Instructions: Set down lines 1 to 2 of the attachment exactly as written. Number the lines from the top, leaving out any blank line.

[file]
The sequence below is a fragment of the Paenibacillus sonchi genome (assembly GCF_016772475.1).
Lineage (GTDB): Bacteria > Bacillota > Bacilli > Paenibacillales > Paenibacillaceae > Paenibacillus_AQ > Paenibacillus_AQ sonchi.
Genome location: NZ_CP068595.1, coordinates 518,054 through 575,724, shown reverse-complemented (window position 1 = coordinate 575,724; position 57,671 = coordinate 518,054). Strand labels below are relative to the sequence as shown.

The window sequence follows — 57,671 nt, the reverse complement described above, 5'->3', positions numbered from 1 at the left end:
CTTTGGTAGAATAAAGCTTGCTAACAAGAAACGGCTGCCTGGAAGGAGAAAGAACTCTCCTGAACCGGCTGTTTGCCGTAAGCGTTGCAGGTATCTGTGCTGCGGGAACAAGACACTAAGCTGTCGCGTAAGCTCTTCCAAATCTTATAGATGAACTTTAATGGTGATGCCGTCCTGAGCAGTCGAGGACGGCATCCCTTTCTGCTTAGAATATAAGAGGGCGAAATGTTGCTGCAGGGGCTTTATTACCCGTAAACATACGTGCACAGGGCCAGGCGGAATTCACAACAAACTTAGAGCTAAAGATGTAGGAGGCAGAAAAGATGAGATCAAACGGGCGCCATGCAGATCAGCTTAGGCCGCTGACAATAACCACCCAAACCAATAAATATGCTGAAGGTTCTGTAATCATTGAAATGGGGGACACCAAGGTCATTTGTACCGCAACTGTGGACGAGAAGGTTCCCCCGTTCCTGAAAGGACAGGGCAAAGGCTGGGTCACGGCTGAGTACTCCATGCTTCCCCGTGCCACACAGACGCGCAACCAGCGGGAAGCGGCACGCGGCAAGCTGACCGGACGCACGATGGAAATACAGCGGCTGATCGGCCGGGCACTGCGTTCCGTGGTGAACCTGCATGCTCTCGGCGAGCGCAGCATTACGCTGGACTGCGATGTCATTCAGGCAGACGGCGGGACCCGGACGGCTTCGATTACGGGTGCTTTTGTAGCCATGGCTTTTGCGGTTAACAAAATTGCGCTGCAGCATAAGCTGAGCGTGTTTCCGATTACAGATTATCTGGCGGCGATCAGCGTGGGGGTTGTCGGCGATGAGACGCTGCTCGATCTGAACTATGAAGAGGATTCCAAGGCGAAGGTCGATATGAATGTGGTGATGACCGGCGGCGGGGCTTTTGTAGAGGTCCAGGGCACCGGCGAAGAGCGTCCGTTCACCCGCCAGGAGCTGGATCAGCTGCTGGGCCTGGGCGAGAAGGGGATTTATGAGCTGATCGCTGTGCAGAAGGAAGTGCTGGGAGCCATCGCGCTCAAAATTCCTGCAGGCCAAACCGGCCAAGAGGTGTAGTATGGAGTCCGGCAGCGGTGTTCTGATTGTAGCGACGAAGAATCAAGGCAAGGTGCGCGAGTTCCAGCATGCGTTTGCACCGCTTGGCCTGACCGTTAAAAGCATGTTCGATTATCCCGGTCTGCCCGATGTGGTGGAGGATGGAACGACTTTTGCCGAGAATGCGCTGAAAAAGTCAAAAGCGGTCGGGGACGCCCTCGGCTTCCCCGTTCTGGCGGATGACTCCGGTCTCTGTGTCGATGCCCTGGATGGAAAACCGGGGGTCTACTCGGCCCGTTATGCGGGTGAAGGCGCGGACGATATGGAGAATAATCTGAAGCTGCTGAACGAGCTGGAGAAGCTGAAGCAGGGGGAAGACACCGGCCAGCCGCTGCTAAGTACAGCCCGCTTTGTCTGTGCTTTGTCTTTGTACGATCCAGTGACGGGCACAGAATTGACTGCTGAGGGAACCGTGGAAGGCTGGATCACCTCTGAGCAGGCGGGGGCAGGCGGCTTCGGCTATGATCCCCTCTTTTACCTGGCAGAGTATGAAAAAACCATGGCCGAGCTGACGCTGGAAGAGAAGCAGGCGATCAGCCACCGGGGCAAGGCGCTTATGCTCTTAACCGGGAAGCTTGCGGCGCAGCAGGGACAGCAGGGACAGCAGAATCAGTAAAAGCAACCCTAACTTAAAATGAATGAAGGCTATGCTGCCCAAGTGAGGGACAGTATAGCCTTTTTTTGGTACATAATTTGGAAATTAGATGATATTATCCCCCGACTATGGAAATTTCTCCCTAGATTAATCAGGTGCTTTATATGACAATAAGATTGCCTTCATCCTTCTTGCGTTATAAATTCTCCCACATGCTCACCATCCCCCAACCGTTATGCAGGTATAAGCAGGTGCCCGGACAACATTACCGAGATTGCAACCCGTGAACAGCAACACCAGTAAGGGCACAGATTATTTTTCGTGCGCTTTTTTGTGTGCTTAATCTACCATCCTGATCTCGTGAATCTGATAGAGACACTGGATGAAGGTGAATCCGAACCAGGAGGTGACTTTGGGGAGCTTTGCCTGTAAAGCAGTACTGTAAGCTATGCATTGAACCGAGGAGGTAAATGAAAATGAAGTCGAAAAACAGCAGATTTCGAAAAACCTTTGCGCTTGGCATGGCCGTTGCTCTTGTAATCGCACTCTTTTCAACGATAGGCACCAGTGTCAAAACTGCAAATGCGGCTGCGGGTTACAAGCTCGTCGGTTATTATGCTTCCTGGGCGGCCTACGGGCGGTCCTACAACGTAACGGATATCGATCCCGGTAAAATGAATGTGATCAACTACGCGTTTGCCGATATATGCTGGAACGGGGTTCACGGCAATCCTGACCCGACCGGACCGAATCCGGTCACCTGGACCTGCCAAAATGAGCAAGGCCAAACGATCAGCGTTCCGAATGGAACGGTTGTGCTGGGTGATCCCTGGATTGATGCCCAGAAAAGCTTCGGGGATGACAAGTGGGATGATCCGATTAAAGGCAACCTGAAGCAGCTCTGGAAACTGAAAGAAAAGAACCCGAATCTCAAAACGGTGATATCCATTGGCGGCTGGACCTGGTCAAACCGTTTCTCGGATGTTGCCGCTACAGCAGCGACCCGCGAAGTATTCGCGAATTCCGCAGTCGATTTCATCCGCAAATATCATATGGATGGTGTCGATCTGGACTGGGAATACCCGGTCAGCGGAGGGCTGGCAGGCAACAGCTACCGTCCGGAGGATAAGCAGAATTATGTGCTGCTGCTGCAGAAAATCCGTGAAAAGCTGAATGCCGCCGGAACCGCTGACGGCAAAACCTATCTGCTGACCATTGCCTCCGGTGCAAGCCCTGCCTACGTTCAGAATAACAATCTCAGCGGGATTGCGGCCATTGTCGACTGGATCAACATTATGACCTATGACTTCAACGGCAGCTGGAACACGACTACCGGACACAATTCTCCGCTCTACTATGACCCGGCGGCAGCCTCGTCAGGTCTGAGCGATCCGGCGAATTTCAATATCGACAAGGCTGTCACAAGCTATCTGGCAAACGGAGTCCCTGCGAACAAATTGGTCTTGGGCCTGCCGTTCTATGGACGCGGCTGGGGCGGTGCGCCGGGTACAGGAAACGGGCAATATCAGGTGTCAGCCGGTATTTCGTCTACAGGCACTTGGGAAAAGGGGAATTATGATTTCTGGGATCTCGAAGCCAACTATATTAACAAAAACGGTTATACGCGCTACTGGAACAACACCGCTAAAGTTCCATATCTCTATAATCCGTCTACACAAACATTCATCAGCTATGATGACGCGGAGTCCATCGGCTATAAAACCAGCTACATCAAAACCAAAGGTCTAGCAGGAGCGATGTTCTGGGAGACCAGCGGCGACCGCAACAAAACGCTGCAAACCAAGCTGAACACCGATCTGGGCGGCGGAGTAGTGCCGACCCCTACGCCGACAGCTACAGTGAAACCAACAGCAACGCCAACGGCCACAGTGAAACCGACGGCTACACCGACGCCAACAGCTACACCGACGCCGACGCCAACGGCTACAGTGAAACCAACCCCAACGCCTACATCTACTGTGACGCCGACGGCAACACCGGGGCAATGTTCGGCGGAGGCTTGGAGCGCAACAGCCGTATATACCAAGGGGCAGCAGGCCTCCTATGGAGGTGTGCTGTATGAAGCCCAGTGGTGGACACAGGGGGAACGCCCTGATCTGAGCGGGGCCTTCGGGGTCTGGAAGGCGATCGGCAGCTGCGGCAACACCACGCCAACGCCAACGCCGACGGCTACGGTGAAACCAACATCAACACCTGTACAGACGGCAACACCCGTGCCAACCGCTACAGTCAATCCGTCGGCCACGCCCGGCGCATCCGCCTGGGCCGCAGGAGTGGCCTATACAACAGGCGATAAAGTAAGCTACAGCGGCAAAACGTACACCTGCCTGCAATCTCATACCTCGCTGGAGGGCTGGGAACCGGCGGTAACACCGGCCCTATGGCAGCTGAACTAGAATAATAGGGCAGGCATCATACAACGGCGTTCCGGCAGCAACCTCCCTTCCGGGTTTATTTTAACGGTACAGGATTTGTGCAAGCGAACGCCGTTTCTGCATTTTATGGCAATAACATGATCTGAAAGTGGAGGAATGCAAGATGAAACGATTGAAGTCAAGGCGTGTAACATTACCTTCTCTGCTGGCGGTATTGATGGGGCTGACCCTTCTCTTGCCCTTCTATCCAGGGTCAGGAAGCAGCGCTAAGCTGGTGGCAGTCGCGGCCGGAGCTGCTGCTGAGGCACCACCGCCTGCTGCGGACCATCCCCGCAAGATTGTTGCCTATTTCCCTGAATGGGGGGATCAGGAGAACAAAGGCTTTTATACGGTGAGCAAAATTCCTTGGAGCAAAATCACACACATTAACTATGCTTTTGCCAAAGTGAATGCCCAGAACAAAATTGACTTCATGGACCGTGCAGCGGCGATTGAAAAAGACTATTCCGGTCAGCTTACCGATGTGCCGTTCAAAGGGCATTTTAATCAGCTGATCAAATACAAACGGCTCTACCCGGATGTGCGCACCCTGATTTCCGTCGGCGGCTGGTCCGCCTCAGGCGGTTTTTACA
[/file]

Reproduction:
The sequence below is a fragment of the Paenibacillus sonchi genome (assembly GCF_016772475.1).
Lineage (GTDB): Bacteria > Bacillota > Bacilli > Paenibacillales > Paenibacillaceae > Paenibacillus_AQ > Paenibacillus_AQ sonchi.